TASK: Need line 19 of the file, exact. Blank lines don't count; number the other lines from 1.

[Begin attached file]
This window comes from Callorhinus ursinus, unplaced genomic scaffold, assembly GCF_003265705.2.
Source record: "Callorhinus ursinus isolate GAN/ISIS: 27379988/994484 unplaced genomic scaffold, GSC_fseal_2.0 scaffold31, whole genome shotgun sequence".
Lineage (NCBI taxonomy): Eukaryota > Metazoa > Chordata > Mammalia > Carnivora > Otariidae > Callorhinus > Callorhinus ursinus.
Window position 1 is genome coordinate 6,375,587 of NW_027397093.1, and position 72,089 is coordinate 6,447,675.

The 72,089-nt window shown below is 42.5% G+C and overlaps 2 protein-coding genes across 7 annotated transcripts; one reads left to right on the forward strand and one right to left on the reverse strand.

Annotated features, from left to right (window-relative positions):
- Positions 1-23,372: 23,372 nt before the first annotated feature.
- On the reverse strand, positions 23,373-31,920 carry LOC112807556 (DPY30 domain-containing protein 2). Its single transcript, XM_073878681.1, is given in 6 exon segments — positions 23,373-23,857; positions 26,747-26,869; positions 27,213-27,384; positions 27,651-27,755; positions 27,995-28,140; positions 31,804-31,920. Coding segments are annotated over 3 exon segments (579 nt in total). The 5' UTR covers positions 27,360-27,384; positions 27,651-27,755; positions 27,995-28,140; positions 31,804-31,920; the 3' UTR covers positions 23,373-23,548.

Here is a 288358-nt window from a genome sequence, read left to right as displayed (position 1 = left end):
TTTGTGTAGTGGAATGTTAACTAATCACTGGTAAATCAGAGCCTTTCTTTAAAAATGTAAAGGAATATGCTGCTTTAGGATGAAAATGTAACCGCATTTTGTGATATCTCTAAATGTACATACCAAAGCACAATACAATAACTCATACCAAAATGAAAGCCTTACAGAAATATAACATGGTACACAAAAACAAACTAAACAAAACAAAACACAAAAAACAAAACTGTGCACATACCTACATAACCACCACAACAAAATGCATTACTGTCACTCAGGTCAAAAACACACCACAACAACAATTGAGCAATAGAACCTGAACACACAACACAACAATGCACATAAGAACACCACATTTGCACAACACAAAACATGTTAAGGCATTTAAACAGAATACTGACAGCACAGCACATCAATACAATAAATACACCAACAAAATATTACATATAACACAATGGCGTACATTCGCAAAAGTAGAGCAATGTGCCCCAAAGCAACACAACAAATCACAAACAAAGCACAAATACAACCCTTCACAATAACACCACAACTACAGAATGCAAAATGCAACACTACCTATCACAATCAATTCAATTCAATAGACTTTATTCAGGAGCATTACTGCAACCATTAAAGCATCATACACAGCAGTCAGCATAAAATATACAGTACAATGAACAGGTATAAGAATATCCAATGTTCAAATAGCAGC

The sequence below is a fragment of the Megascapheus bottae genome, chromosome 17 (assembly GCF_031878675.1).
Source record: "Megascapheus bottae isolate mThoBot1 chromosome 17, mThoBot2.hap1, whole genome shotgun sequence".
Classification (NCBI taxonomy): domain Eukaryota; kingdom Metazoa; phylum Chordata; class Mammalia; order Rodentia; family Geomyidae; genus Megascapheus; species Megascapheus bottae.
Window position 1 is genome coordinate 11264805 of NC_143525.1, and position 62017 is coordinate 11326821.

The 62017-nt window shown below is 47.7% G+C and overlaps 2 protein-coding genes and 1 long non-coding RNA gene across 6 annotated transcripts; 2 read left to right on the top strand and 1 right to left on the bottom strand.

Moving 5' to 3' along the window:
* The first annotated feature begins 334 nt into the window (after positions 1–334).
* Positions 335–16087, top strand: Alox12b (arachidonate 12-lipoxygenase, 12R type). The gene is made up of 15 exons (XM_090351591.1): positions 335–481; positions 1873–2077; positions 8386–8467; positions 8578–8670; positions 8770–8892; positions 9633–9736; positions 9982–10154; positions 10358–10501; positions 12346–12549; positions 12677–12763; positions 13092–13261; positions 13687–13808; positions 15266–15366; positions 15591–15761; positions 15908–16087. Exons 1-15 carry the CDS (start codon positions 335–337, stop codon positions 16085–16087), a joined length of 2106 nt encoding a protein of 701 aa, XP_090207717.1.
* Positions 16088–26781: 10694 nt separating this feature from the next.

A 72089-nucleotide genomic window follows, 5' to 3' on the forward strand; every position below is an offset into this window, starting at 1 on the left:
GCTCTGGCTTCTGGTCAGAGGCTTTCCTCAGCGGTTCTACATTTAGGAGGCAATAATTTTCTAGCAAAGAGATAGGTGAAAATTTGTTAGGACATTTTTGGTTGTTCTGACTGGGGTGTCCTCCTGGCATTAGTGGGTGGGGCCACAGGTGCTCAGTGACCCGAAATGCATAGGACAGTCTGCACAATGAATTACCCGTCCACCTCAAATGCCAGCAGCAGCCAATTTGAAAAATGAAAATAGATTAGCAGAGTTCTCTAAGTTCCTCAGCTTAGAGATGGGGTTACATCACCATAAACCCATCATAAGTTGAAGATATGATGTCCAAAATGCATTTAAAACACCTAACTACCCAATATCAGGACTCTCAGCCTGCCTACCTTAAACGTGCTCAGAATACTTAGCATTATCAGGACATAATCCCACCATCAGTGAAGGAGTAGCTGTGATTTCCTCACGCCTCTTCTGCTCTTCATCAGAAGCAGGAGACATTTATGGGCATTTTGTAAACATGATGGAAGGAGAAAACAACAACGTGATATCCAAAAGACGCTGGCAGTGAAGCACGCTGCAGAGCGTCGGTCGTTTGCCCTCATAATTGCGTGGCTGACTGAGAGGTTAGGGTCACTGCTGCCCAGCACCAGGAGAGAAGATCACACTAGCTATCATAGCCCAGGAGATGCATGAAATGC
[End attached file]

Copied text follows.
* Positions 16088–26781: 10694 nt separating this feature from the next.